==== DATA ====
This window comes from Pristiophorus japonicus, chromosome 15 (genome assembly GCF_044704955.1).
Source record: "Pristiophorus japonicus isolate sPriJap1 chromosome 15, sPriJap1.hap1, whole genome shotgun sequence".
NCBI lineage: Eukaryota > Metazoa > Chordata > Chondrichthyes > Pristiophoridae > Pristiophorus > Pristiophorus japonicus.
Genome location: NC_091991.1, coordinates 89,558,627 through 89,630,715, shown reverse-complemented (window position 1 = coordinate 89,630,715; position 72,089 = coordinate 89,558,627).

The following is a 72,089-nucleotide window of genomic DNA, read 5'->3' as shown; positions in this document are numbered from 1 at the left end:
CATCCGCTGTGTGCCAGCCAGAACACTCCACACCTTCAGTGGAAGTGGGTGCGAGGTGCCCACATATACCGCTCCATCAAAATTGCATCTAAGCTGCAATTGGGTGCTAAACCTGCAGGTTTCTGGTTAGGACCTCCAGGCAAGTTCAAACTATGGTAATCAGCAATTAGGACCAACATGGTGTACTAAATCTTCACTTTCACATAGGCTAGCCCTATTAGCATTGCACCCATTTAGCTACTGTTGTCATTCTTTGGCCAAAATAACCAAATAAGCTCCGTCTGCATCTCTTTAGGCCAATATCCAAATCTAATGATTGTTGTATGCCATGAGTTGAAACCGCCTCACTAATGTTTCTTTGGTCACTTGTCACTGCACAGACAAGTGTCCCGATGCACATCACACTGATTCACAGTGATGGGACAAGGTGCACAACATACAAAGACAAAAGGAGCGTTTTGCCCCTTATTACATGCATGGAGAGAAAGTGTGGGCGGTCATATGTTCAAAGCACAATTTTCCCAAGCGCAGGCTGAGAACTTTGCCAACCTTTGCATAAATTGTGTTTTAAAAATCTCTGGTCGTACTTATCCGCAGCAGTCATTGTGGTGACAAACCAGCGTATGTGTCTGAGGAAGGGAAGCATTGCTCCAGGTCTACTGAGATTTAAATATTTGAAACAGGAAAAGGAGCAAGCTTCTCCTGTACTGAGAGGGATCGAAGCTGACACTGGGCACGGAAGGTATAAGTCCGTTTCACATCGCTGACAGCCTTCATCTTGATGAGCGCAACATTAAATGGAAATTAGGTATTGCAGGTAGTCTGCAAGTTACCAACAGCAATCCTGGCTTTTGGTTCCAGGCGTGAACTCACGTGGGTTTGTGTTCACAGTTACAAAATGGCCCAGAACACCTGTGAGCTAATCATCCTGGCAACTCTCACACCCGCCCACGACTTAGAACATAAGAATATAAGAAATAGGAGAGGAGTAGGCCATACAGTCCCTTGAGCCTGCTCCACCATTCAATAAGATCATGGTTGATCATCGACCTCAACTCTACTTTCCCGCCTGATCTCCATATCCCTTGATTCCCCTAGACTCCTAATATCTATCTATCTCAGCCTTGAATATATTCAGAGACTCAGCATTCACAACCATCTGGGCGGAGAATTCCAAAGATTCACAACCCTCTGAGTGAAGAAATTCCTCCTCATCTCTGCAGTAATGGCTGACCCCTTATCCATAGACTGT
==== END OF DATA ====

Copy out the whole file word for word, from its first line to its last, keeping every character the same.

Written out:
This window comes from Pristiophorus japonicus, chromosome 15 (genome assembly GCF_044704955.1).
Source record: "Pristiophorus japonicus isolate sPriJap1 chromosome 15, sPriJap1.hap1, whole genome shotgun sequence".
NCBI lineage: Eukaryota > Metazoa > Chordata > Chondrichthyes > Pristiophoridae > Pristiophorus > Pristiophorus japonicus.
Genome location: NC_091991.1, coordinates 89,558,627 through 89,630,715, shown reverse-complemented (window position 1 = coordinate 89,630,715; position 72,089 = coordinate 89,558,627).

The following is a 72,089-nucleotide window of genomic DNA, read 5'->3' as shown; positions in this document are numbered from 1 at the left end:
CATCCGCTGTGTGCCAGCCAGAACACTCCACACCTTCAGTGGAAGTGGGTGCGAGGTGCCCACATATACCGCTCCATCAAAATTGCATCTAAGCTGCAATTGGGTGCTAAACCTGCAGGTTTCTGGTTAGGACCTCCAGGCAAGTTCAAACTATGGTAATCAGCAATTAGGACCAACATGGTGTACTAAATCTTCACTTTCACATAGGCTAGCCCTATTAGCATTGCACCCATTTAGCTACTGTTGTCATTCTTTGGCCAAAATAACCAAATAAGCTCCGTCTGCATCTCTTTAGGCCAATATCCAAATCTAATGATTGTTGTATGCCATGAGTTGAAACCGCCTCACTAATGTTTCTTTGGTCACTTGTCACTGCACAGACAAGTGTCCCGATGCACATCACACTGATTCACAGTGATGGGACAAGGTGCACAACATACAAAGACAAAAGGAGCGTTTTGCCCCTTATTACATGCATGGAGAGAAAGTGTGGGCGGTCATATGTTCAAAGCACAATTTTCCCAAGCGCAGGCTGAGAACTTTGCCAACCTTTGCATAAATTGTGTTTTAAAAATCTCTGGTCGTACTTATCCGCAGCAGTCATTGTGGTGACAAACCAGCGTATGTGTCTGAGGAAGGGAAGCATTGCTCCAGGTCTACTGAGATTTAAATATTTGAAACAGGAAAAGGAGCAAGCTTCTCCTGTACTGAGAGGGATCGAAGCTGACACTGGGCACGGAAGGTATAAGTCCGTTTCACATCGCTGACAGCCTTCATCTTGATGAGCGCAACATTAAATGGAAATTAGGTATTGCAGGTAGTCTGCAAGTTACCAACAGCAATCCTGGCTTTTGGTTCCAGGCGTGAACTCACGTGGGTTTGTGTTCACAGTTACAAAATGGCCCAGAACACCTGTGAGCTAATCATCCTGGCAACTCTCACACCCGCCCACGACTTAGAACATAAGAATATAAGAAATAGGAGAGGAGTAGGCCATACAGTCCCTTGAGCCTGCTCCACCATTCAATAAGATCATGGTTGATCATCGACCTCAACTCTACTTTCCCGCCTGATCTCCATATCCCTTGATTCCCCTAGACTCCTAATATCTATCTATCTCAGCCTTGAATATATTCAGAGACTCAGCATTCACAACCATCTGGGCGGAGAATTCCAAAGATTCACAACCCTCTGAGTGAAGAAATTCCTCCTCATCTCTGCAGTAATGGCTGACCCCTTATCCATAGACTGT